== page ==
Palin opposes sex education in schools, calling for "abstinence-only" programs. Look how well that worked for her.
Bob, don't call anybody an idiot; look in the mirror. The Republican Party's reputation for corruption and dirty tricks is legendary. Bush and his band of thieves have nearly ruined my country, and I am mad! McCain is itching to go to war with Iran. McCain knows nothing but war--he admitted he didn't know anything about the economy and had his hands in deregulation up to his elbows.
I think Barack Obama is a decent person, and I can no longer say that of McCain. Being a POW does not make him qualified to be president. And on that subject, I've talked to other POWs who consider it dishonorable to parade their experiences to make them look good. I trust Obama, and I think you, Bob, are the idiot, not the Tucson Weekly.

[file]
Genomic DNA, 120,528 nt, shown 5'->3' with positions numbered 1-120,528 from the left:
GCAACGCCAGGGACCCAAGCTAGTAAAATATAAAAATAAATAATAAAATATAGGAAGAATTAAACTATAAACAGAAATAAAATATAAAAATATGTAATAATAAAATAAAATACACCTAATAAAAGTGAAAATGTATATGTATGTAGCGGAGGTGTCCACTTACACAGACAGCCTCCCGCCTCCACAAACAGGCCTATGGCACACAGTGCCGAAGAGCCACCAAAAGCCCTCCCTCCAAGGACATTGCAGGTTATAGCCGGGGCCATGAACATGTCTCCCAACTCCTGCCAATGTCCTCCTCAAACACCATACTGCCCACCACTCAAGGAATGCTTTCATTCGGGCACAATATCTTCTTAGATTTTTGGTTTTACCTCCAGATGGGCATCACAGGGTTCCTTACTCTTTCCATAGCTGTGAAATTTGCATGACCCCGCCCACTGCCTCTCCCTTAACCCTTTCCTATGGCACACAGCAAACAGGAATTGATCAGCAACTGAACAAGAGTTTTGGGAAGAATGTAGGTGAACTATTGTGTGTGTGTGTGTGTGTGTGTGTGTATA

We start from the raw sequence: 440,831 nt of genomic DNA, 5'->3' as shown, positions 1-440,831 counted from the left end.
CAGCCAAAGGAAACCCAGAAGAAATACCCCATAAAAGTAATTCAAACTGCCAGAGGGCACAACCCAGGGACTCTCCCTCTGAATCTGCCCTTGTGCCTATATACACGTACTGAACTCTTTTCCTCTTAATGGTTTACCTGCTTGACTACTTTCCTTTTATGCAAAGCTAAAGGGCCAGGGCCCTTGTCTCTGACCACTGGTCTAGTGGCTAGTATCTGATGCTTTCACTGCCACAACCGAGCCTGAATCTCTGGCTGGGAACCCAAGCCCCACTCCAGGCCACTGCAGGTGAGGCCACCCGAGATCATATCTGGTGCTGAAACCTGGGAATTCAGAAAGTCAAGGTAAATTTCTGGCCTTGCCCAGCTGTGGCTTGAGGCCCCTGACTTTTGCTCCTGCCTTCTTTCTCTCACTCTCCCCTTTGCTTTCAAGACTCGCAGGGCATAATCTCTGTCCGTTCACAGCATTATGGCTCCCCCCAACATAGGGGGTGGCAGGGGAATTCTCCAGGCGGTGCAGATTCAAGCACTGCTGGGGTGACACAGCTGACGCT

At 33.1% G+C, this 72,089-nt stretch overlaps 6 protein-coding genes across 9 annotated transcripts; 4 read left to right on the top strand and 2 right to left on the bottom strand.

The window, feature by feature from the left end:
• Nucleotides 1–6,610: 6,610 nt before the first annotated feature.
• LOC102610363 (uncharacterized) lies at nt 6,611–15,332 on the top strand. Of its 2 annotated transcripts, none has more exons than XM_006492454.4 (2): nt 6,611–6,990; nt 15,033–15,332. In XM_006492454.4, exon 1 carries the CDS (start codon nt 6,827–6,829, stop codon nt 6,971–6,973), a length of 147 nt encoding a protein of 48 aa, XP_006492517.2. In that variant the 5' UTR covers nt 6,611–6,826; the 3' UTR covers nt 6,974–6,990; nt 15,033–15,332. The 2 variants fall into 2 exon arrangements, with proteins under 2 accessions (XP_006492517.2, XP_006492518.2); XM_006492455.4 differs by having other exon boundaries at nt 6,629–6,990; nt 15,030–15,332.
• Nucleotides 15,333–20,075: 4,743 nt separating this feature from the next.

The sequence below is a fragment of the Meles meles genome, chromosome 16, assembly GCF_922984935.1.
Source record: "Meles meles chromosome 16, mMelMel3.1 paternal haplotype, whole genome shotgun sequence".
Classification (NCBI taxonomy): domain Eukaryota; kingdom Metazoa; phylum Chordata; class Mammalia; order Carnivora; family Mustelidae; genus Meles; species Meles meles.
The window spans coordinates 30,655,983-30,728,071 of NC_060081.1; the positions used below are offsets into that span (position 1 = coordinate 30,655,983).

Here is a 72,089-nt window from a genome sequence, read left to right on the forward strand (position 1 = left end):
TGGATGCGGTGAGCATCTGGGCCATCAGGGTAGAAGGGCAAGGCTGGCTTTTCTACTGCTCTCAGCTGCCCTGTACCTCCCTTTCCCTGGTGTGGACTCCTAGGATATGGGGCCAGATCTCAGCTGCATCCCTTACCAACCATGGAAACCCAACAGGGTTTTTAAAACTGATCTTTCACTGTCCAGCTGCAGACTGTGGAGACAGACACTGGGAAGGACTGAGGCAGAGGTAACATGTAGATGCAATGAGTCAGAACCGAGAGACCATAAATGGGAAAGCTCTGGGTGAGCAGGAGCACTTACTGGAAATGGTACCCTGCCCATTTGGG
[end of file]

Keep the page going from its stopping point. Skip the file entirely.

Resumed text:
Claim: Red-Light Cameras Cause AccidentsI find it hard to believe you are as gullible as the Arizona Daily Star. The stats on red-light cameras prove nothing if you factor in the price of gas ("Drinking Problem," The Skinny, Oct. 16). Bus accidents are probably up. Why? Because red-light cameras cause accidents. Google red-light cameras, and see for yourself. It's not about safety; you never see a motor cop at an intersection. They are a half-mile away where they can write more tickets per hour.
The red-light cameras can and do malfunction. But God help you if you go to City Court--there is no justice there. It's the same old thing: a greedy company and city preying on the citizens of Tucson. They are having a $2 million-a-year party.